Developmental outcomes in early school-age children with minimal hearing loss

Heather Porter, Douglas P. Sladen, Steve B. Ampah, Ann Rothpletz, Fred H. Bess

Research output: Contribution to journalArticlepeer-review

34 Scopus citations


Purpose: Previous research suggests that school-age children with minimal hearing loss (CMHL) are at risk for a variety of psychoeducational problems. However, CMHL are a heterogeneous group, and the profile of at-risk children is unknown. Data regarding the characteristics of early school-age CMHL are needed to extend previous findings and determine potential risk factors associated with psychoeducational difficulties. Method: Psychoeducational outcomes were evaluated at baseline and longitudinally in age-matched groups of 27 CMHL (ages 4-10 years) and 26 children with normal hearing (CNH) using assessments of language, reading, behavior, speech recognition in noise, and cognition. Additional analyses were used to identify demographic characteristics among CMHL that are associated with psychoeducational difficulties. Results: At the earliest age tested, CMHL had greater teacher-rated attention difficulties in the classroom than CNH. Differences in the rate of psychoeducational development were not observed between groups. Among CMHL, psychoeducational difficulties were associated with delays in identification of hearing loss and low maternal education. Conclusions: Classroom attention abilities should be monitored for early school-age CMHL. Late-identified CMHL and CMHL with low maternal education levels may be in particular need of academic and social support. Continued efforts for early identification of CMHL should be made to improve outcomes for these children.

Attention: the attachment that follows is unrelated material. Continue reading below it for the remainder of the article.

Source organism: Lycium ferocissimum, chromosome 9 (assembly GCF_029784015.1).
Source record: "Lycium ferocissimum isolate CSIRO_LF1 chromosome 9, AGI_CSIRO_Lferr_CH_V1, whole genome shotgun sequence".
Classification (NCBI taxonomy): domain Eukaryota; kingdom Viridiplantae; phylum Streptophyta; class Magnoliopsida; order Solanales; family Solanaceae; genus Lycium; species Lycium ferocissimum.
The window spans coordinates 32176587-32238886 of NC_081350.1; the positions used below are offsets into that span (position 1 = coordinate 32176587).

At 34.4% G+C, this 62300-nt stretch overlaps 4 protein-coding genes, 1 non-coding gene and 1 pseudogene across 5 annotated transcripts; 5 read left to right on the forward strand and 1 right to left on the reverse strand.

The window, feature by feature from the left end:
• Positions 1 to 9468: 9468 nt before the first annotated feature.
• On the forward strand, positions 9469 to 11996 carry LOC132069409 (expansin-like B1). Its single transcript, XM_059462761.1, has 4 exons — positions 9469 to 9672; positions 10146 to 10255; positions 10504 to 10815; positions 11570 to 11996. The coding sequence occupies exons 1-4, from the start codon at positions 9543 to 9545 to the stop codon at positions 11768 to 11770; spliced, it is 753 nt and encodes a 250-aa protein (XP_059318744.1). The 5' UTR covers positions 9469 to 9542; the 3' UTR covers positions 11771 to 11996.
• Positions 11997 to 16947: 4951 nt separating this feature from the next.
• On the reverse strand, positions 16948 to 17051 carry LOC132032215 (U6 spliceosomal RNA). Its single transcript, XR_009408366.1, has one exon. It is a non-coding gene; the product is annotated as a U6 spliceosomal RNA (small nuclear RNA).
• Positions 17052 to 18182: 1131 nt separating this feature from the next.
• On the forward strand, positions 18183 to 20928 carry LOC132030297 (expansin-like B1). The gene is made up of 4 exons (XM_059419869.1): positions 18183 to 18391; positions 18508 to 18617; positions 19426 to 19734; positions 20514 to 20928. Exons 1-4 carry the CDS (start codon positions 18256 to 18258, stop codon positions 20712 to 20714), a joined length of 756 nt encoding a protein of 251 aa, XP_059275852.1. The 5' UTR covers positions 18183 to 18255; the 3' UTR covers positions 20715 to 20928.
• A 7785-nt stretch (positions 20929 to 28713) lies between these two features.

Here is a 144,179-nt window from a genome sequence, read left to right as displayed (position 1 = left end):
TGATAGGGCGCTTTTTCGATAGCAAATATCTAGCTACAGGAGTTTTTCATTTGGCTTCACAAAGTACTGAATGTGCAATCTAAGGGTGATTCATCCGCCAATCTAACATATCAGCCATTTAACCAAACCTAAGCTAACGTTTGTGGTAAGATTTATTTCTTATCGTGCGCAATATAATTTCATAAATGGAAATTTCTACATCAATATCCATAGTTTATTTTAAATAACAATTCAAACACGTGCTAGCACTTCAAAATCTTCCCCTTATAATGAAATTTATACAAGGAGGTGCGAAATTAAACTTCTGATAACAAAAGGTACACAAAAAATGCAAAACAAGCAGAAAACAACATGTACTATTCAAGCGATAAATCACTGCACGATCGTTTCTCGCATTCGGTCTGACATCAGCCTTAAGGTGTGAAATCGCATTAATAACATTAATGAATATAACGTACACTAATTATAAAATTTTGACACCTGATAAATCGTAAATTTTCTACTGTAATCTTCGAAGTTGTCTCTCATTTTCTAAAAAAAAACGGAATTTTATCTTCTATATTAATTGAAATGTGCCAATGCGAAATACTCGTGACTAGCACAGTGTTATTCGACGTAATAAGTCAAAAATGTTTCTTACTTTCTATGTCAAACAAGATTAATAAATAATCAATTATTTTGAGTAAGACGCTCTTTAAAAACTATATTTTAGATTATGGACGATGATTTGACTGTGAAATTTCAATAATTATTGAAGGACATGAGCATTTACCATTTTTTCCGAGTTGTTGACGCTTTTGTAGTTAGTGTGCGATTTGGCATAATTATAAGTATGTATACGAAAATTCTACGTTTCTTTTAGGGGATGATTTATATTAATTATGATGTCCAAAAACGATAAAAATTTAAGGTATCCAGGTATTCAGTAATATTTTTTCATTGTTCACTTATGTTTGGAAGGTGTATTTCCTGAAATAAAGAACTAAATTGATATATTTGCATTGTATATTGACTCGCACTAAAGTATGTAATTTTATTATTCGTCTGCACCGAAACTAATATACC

Original languageEnglish (US)
Pages (from-to)263-270
Number of pages8
JournalAmerican journal of audiology
Issue number2
StatePublished - Dec 2013
Externally publishedYes


  • Children
  • Minimal hearing loss
  • Outcomes

ASJC Scopus subject areas

  • Speech and Hearing


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